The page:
Who Shot Rock & Roll shows photographers’ role in rock

Southern California National Public Radio (NPR) affiliate KCRW is hosting one more free night of outdoor live music, DJs and photography at the Annenberg Space for Photography in Century City. Moby played on July 14; on Saturday night, Portugal. The Man celebrated the 40th anniversary of T.Rex‘s “The Slider” and on Aug. 4 Raphael Saadiq & Band of Skulls will perform the songs of Bob Dylan.

The concerts are in conjunction with Who Shot Rock & Roll: A Photographic History, 1955 to the Present, organized by the Brooklyn Museum with guest curator and author Gail Buckland. Show organizers say it is the first major museum exhibit on rock and roll to spotlight the creative and collaborative role that photographers have played in the history of rock music. The show features 166 prints from iconic photographers, a Henry Diltz slideshow, several videos and a short doc film. Who Shot Rock & Roll runs at the Annenberg through Oct. 7.

This is one of 1,500 shots that Alfred Wertheimer took of Elvis in 1956.

Marianne Faithfull at a London pub, 1964, by Gered Mankowitz. This shot was considered too provocative to use as an album cover.

Kurt Cobain photographed by Ian Tilton at a Seattle venue, 1990.

Mick Jagger shot by Albert Watson in Los Angeles, 1992.

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Exhibit turns an eye on notions of feminine beauty

Tyra Banks once said, “I’m not ugly, but my beauty is a total creation.” You can see both creations and critiques of beauty at a new exhibit in Century City.
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The Annenberg Space for Photography’s BEAUTY CULTURE explores how feminine beauty is defined, revered and challenged in modern society, featuring works from iconic photographers such as Albert Watson, Bert Stern, Herb Ritts, Man Ray, Jean-Paul Goude, ORLAN, Guy Bourdin, Horst, Melvin Sokolsky, Ellen von Unwerth, Lillian Bassman, Matthew Rolston, Philippe Halsman, Lauren Greenfield, Susan Anderson, Tyen and Carrie May Weems. There are 175 images on display in the print gallery.

Ava Gardner's portrait by Ray Jones is part of the show's Hollywood section.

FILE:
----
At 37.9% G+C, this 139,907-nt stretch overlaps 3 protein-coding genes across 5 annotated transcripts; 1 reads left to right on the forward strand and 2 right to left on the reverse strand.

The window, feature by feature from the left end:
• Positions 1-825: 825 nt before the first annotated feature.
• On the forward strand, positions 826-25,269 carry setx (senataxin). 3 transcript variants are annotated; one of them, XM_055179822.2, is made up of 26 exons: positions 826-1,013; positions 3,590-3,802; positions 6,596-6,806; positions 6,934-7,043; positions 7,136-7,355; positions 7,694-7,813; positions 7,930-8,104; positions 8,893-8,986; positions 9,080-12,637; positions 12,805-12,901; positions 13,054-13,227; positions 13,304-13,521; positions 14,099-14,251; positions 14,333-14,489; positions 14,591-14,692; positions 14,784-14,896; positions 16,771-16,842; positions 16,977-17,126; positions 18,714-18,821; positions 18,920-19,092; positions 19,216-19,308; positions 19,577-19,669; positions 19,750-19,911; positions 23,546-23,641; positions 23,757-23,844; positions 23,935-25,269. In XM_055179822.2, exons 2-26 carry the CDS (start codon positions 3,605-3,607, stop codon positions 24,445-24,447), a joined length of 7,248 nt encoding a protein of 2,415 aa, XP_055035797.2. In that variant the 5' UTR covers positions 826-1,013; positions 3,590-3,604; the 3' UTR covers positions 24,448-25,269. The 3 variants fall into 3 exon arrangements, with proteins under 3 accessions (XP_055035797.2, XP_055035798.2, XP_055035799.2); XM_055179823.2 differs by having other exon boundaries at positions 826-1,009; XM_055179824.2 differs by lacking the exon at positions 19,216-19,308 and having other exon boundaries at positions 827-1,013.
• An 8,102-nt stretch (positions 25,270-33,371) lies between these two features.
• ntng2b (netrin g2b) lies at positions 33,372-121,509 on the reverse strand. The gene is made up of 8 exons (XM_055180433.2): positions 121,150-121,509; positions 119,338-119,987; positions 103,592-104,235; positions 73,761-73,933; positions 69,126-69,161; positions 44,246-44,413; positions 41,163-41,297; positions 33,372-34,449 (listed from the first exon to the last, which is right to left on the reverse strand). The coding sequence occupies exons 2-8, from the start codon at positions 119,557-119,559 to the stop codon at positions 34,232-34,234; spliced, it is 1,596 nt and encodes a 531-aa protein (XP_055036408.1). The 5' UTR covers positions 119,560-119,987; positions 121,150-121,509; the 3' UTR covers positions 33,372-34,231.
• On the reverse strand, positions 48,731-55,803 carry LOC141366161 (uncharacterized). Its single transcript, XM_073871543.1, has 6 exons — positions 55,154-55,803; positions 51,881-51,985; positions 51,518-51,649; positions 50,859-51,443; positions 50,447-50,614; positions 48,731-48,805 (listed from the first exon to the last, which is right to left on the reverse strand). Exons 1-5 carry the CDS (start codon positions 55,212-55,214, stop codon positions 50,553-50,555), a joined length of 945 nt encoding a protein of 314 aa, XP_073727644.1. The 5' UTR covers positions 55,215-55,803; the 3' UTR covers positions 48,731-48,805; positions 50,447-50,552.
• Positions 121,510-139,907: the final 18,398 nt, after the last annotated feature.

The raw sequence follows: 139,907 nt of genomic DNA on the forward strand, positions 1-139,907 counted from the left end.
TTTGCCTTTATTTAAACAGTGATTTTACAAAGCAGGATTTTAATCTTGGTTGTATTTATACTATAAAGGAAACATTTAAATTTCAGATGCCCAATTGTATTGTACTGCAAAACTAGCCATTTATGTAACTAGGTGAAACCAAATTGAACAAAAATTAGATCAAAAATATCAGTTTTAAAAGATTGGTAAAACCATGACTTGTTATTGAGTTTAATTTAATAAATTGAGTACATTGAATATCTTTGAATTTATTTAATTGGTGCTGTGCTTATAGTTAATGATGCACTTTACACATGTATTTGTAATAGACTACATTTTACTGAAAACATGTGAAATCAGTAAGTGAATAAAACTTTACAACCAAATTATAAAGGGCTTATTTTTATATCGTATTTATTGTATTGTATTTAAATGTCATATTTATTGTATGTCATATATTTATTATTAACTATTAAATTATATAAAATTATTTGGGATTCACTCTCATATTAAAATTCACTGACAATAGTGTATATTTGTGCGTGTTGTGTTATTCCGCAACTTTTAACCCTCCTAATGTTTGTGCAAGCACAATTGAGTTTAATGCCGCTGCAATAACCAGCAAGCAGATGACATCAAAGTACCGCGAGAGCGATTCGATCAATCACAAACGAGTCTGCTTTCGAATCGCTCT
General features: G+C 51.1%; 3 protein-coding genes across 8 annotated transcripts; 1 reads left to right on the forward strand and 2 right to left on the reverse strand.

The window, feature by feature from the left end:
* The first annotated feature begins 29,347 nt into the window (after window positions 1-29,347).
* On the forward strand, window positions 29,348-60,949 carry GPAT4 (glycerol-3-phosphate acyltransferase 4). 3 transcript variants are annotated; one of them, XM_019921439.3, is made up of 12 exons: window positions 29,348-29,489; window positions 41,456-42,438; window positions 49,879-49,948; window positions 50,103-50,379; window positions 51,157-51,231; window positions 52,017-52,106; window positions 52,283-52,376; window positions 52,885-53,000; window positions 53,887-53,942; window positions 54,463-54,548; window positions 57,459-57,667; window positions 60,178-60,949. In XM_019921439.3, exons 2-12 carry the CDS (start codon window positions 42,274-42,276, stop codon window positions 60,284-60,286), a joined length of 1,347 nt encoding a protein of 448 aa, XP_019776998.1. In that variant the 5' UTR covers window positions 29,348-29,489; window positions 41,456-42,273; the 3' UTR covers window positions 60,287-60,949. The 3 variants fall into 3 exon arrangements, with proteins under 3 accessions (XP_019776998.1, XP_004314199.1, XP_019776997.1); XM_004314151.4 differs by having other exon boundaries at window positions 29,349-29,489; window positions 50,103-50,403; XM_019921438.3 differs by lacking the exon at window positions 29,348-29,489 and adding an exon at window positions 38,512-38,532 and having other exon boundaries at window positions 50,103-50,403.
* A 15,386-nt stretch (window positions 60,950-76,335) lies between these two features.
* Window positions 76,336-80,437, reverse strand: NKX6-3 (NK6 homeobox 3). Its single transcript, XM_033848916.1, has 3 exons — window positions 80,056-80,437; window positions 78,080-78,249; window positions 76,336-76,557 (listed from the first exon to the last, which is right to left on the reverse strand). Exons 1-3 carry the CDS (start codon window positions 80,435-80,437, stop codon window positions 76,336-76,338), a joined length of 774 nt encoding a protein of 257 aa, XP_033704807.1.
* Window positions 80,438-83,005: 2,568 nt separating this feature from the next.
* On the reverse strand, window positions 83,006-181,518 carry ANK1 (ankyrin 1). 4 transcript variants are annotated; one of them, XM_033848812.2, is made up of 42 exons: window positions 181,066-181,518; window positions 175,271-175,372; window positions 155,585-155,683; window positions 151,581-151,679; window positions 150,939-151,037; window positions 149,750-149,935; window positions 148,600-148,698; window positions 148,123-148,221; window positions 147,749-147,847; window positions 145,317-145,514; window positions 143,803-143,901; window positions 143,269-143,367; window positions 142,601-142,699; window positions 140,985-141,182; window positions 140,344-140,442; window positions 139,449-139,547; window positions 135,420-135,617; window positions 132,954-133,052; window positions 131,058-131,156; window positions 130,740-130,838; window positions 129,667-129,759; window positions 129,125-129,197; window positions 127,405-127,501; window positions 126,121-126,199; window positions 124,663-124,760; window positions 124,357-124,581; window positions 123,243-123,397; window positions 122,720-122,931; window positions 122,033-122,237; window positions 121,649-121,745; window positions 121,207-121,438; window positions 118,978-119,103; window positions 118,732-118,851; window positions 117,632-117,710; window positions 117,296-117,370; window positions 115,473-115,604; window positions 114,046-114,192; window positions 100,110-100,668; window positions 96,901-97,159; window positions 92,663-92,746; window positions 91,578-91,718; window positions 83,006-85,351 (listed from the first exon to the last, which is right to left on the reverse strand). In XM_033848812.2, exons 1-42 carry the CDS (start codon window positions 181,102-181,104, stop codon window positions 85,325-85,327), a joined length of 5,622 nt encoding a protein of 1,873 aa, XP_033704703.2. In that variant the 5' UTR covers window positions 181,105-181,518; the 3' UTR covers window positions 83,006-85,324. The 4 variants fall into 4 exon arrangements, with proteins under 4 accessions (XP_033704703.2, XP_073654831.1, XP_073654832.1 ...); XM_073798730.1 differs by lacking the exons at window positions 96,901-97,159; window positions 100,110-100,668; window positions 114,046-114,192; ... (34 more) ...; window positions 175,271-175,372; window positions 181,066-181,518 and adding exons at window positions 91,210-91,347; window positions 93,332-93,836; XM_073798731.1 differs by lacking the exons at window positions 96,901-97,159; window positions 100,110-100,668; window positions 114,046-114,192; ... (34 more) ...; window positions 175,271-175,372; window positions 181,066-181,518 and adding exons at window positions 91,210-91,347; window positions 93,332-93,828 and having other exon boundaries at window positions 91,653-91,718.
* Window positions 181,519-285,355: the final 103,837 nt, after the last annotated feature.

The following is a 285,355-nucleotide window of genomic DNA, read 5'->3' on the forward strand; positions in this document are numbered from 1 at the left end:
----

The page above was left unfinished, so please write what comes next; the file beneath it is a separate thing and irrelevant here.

Organizers say they hope to spur dialogue about beauty’s allure and mystique as well as the cultlike glorification and multibillion-dollar industries that surround it. “As much as beauty can astonish and inspire, it can also corrupt and subvert, rendering all else – and even itself – broken and obsolete,” says Wallis Annenberg, board chairman, president and CEO of the Annenberg Foundation.

Show themes include:
*Dreams on Paper: The Pin-Up Girl
*Beauty, Inc.: The $300 Billion Cosmetics Industry
*The Marilyn Syndrome
*The Hollywood Glamour Machine: Vamps, Vixens and Bombshells
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Visitors can also see a short documentary film directed by Lauren Greenfield as well as a digital slideshow and an interactive digital salon. In the salon, guests can alter images of themselves by changing their features (such as hair color, eye color and facial structure) and by applying cosmetics. Images can then be emailed or uploaded to Facebook.
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Additionally, a Thursday-night lecture series, starting June 2, features photographers and editors discussing their experiences in the industry and their perspectives on photography’s role in defining beauty. The lectures are free to the public with advance registration.
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Details, details
Annenberg Space for Photography, 2000 Avenue of the Stars, Century City, CA, 90067, 213-403-3000. Open 11 a.m. to 6 p.m. Wednesday through Sunday; closed Monday and Tuesday. Admission is free. The exhibit runs through Nov. 27.
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Ava Gardner photo from the film “The Killers,” copyright 1946 Ray Jones, Universal.
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